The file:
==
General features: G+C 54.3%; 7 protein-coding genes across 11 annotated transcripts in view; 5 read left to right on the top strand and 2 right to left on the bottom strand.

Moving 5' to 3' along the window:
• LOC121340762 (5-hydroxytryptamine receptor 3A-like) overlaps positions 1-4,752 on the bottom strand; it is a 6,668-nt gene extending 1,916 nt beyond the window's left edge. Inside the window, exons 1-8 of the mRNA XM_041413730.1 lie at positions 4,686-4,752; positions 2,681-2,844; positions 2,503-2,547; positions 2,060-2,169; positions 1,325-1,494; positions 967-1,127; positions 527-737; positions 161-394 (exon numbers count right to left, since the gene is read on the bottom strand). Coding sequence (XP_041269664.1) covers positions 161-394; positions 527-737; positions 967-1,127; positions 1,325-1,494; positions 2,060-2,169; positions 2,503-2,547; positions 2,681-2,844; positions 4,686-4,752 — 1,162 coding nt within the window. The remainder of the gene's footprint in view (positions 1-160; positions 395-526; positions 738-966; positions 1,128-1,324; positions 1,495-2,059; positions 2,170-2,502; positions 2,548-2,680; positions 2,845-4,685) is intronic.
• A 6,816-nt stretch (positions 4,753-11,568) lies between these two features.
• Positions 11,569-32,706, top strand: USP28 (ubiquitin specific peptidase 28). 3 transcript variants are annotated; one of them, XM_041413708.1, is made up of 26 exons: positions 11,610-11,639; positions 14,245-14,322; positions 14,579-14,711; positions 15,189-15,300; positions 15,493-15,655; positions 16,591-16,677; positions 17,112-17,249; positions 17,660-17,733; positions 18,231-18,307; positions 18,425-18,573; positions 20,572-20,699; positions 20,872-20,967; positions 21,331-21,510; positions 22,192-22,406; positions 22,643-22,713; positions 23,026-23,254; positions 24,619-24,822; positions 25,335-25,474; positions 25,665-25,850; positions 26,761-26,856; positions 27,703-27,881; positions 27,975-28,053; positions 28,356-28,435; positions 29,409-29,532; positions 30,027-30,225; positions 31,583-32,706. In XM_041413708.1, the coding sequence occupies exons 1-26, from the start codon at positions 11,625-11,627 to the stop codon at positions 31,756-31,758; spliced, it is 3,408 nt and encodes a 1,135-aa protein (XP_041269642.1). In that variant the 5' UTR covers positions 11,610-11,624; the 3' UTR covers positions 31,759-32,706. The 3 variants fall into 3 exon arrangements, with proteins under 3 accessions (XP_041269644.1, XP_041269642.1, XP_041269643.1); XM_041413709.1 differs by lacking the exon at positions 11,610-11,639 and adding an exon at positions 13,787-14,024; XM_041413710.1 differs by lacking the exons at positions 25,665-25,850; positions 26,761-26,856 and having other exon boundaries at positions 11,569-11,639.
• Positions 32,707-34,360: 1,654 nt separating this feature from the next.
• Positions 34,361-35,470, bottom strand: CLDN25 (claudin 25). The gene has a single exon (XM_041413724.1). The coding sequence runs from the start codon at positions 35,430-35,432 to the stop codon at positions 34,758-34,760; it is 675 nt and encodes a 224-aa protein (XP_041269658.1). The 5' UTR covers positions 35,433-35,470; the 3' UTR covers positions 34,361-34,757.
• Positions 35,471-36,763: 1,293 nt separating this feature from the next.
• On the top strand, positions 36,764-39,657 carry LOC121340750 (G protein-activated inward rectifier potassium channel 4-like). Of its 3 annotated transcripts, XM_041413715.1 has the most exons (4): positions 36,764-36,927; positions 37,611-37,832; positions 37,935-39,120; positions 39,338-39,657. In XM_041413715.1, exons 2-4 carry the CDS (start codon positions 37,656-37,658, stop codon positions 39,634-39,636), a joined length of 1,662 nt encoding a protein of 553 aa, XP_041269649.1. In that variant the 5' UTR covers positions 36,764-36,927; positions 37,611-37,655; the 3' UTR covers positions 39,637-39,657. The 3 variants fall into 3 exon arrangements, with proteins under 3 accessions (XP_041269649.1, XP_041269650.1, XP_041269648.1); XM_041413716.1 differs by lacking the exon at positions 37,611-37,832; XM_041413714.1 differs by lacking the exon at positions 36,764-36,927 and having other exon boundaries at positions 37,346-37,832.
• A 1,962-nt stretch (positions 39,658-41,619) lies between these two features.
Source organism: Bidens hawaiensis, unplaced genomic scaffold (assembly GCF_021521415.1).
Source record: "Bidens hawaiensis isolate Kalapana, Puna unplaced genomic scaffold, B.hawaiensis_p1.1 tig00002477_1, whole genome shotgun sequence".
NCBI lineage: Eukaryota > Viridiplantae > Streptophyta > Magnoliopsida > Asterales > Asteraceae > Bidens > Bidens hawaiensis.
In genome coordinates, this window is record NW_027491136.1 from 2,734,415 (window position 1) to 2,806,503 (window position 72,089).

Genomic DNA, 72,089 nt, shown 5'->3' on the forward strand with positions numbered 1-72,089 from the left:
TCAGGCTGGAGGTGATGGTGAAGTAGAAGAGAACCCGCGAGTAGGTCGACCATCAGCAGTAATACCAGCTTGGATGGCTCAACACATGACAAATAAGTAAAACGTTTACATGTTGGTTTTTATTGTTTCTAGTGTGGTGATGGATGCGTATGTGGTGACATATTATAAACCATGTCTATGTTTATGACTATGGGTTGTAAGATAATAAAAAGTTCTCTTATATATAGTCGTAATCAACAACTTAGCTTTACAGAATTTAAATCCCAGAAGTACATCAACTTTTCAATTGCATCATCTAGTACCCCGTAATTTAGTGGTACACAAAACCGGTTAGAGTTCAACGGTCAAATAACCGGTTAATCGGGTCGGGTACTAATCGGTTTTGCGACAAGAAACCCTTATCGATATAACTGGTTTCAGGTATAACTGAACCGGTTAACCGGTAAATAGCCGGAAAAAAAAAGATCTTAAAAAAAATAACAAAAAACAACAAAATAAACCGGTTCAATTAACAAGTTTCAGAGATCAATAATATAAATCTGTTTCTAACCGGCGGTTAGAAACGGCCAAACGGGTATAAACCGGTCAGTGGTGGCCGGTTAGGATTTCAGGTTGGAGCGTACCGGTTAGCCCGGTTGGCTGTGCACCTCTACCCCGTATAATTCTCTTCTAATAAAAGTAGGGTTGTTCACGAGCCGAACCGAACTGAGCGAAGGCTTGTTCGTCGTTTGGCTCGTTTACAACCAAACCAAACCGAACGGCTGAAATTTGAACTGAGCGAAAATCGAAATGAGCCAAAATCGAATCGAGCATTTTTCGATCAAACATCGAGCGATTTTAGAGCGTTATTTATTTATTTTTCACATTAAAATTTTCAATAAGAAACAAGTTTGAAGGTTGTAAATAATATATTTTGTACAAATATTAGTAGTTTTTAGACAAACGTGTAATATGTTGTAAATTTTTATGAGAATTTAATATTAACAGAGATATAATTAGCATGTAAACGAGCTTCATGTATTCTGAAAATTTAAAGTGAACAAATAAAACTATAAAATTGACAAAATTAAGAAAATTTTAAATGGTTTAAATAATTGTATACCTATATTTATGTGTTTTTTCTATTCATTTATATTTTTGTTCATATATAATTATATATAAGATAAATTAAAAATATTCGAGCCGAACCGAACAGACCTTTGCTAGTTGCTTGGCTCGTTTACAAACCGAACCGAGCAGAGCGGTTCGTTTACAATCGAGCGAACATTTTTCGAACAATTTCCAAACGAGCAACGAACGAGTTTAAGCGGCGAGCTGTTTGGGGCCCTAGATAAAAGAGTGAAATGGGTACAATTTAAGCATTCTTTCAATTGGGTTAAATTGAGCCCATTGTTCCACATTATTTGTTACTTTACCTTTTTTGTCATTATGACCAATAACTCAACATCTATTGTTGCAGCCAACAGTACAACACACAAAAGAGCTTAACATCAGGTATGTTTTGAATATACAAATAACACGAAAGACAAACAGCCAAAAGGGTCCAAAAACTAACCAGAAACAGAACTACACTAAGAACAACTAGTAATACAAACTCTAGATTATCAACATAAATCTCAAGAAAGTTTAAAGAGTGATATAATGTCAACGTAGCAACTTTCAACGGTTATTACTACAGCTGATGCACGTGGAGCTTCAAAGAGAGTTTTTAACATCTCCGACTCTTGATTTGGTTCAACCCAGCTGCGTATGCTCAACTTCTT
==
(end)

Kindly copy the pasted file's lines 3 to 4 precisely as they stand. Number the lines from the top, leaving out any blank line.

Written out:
• LOC121340762 (5-hydroxytryptamine receptor 3A-like) overlaps positions 1-4,752 on the bottom strand; it is a 6,668-nt gene extending 1,916 nt beyond the window's left edge. Inside the window, exons 1-8 of the mRNA XM_041413730.1 lie at positions 4,686-4,752; positions 2,681-2,844; positions 2,503-2,547; positions 2,060-2,169; positions 1,325-1,494; positions 967-1,127; positions 527-737; positions 161-394 (exon numbers count right to left, since the gene is read on the bottom strand). Coding sequence (XP_041269664.1) covers positions 161-394; positions 527-737; positions 967-1,127; positions 1,325-1,494; positions 2,060-2,169; positions 2,503-2,547; positions 2,681-2,844; positions 4,686-4,752 — 1,162 coding nt within the window. The remainder of the gene's footprint in view (positions 1-160; positions 395-526; positions 738-966; positions 1,128-1,324; positions 1,495-2,059; positions 2,170-2,502; positions 2,548-2,680; positions 2,845-4,685) is intronic.
• A 6,816-nt stretch (positions 4,753-11,568) lies between these two features.